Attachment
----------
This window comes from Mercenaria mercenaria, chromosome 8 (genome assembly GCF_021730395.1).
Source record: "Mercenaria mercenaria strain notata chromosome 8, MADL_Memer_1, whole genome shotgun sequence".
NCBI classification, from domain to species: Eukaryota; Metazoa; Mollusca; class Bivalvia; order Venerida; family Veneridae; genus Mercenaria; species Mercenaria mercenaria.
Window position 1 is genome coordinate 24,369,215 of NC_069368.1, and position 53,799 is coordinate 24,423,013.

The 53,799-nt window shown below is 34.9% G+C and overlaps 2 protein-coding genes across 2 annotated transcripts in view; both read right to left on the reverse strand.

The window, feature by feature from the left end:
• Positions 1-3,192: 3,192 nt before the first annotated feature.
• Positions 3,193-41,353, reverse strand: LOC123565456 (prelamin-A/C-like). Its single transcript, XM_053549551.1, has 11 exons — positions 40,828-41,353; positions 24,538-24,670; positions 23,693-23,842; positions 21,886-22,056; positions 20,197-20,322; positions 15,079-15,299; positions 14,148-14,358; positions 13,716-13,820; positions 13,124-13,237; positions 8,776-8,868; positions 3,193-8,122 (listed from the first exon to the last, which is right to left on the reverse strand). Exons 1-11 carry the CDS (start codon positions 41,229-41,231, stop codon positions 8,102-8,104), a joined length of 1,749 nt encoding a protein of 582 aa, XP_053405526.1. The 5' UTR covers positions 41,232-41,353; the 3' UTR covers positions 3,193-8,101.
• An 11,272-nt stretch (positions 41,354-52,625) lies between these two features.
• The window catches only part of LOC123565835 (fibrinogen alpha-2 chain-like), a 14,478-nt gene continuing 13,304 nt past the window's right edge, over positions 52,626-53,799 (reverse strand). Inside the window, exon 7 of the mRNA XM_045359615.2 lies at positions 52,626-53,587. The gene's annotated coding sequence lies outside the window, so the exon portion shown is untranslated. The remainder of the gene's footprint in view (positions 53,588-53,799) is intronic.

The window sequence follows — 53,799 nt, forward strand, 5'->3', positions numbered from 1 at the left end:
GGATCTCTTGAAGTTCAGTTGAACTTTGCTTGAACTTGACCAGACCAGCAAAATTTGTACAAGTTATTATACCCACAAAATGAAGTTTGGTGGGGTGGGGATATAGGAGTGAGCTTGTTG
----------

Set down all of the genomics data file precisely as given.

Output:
This window comes from Mercenaria mercenaria, chromosome 8 (genome assembly GCF_021730395.1).
Source record: "Mercenaria mercenaria strain notata chromosome 8, MADL_Memer_1, whole genome shotgun sequence".
NCBI classification, from domain to species: Eukaryota; Metazoa; Mollusca; class Bivalvia; order Venerida; family Veneridae; genus Mercenaria; species Mercenaria mercenaria.
Window position 1 is genome coordinate 24,369,215 of NC_069368.1, and position 53,799 is coordinate 24,423,013.

The 53,799-nt window shown below is 34.9% G+C and overlaps 2 protein-coding genes across 2 annotated transcripts in view; both read right to left on the reverse strand.

The window, feature by feature from the left end:
• Positions 1-3,192: 3,192 nt before the first annotated feature.
• Positions 3,193-41,353, reverse strand: LOC123565456 (prelamin-A/C-like). Its single transcript, XM_053549551.1, has 11 exons — positions 40,828-41,353; positions 24,538-24,670; positions 23,693-23,842; positions 21,886-22,056; positions 20,197-20,322; positions 15,079-15,299; positions 14,148-14,358; positions 13,716-13,820; positions 13,124-13,237; positions 8,776-8,868; positions 3,193-8,122 (listed from the first exon to the last, which is right to left on the reverse strand). Exons 1-11 carry the CDS (start codon positions 41,229-41,231, stop codon positions 8,102-8,104), a joined length of 1,749 nt encoding a protein of 582 aa, XP_053405526.1. The 5' UTR covers positions 41,232-41,353; the 3' UTR covers positions 3,193-8,101.
• An 11,272-nt stretch (positions 41,354-52,625) lies between these two features.
• The window catches only part of LOC123565835 (fibrinogen alpha-2 chain-like), a 14,478-nt gene continuing 13,304 nt past the window's right edge, over positions 52,626-53,799 (reverse strand). Inside the window, exon 7 of the mRNA XM_045359615.2 lies at positions 52,626-53,587. The gene's annotated coding sequence lies outside the window, so the exon portion shown is untranslated. The remainder of the gene's footprint in view (positions 53,588-53,799) is intronic.

The window sequence follows — 53,799 nt, forward strand, 5'->3', positions numbered from 1 at the left end:
GGATCTCTTGAAGTTCAGTTGAACTTTGCTTGAACTTGACCAGACCAGCAAAATTTGTACAAGTTATTATACCCACAAAATGAAGTTTGGTGGGGTGGGGATATAGGAGTGAGCTTGTTG